Having bad relationships with partners, friends and even work colleagues can be as bad for your health as SMOKING or obesity, study claims
- Researchers examined data on almost 7,700 women in Australia
- The association was so strong it is comparable to well-established risk factors
Having poor relationships with partners, friends and colleagues can be as bad for health as smoking and obesity, a study suggests.
Middle-aged women who fail to have ‘satisfying’ social connections are more likely to develop chronic health conditions in later life.
The association was so strong it is comparable to well-established risk factors including poor diet, physical inactivity, smoking and alcohol intake, the researchers said.
Activities that enhance personal relationships – such as arts and crafts groups, book clubs and coffee mornings – could help to ward off illness in later life.
Middle-aged women who fail to have ‘satisfying’ social connections are more likely to develop chronic health conditions in later life
Researchers examined data on almost 7,700 women in Australia, who were aged between 45 and 50 and free from 11 common long-term conditions when the study began in 1996.
They reported their satisfaction levels with their partners, family members, friends, work and social activities every three years, over a period of two decades.
Researchers tracked who went on to develop diabetes, high blood pressure, heart disease, stroke, chronic obstructive pulmonary disease (COPD), asthma, osteoporosis, arthritis, cancer, depression and anxiety.
More than half (58 per cent) developed more than one of the conditions, according to the findings published in BMJ’s General Psychiatry journal.
Those who reported the lowest level of satisfaction with their social relationships had double the risk of developing multiple conditions compared with those who reported the highest levels.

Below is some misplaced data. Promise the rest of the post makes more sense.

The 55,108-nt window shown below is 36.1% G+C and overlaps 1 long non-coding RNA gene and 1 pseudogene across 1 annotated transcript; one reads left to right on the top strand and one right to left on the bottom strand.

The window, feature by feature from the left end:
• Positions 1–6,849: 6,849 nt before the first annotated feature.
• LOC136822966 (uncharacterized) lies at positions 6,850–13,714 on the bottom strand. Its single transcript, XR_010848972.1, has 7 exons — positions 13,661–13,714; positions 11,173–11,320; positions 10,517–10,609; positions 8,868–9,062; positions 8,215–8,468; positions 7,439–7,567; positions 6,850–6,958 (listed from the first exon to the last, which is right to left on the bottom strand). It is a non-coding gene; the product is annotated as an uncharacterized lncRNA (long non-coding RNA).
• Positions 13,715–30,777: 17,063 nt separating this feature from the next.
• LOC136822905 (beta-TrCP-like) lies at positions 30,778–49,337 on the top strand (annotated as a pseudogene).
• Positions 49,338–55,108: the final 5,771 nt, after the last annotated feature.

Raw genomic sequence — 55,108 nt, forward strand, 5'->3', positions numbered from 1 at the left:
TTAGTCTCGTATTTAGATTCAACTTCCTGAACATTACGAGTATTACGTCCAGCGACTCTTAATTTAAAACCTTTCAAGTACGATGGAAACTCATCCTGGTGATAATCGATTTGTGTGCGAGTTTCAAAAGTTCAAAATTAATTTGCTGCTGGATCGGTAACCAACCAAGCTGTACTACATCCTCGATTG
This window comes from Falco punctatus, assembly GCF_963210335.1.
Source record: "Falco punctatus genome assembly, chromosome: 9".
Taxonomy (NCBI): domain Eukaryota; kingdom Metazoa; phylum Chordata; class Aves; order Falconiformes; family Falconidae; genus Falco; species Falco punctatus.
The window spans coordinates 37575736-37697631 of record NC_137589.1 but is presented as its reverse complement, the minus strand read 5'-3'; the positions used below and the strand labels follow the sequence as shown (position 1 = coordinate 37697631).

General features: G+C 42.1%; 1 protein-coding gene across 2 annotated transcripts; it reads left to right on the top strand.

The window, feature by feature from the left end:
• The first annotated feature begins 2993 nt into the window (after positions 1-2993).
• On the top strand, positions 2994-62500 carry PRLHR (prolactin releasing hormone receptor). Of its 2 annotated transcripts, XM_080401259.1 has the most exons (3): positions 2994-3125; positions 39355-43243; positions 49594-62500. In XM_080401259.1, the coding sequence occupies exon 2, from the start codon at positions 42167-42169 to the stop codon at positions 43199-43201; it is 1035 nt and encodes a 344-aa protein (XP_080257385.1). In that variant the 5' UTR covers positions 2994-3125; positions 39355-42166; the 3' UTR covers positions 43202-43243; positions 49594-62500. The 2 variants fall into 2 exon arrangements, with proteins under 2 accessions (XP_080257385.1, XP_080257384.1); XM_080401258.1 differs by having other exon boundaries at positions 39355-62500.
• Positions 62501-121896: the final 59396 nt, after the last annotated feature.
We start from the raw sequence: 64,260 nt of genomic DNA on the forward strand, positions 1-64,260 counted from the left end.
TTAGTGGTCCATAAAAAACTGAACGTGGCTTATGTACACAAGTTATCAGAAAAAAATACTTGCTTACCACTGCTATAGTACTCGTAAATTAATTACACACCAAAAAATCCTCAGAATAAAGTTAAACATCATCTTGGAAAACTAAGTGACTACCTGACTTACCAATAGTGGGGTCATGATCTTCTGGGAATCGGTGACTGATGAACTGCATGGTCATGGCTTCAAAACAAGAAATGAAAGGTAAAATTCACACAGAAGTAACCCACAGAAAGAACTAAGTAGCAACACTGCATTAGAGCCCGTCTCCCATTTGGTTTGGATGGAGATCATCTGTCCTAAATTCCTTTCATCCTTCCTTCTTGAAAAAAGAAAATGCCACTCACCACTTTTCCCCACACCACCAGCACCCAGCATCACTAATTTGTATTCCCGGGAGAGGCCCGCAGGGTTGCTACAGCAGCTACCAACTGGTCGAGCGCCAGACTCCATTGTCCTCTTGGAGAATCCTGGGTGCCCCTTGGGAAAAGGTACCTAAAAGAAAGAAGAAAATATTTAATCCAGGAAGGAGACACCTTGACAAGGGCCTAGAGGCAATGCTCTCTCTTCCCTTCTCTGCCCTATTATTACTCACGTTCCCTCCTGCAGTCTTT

Similar results were found in each different type of social relationship, suggesting all are important when it comes to later-life health.
Socioeconomic position, health behaviours, and menopausal status together explained less than one-fifth of the observed association, they said.
As such, it should be treated as a similar risk factor to other well-established unhealthy lifestyle factors, researchers from the University of Queensland, Brisbane, suggest.
They said the findings ‘have significant implications for chronic disease management and interventions,’ suggesting doctors should ask patients about their social relationships.
‘First, at the individual level, these implications may help counsel women regarding the benefits of starting or maintaining high quality and diverse social relationships throughout middle to early old age.
‘Second, at the community level, interventions focusing on social relationship satisfaction or quality may be particularly efficient in preventing the progression of chronic conditions.
‘Third, at the country and global levels, social connections (eg, social relationship satisfaction) should be considered a public health priority in chronic disease prevention and intervention.’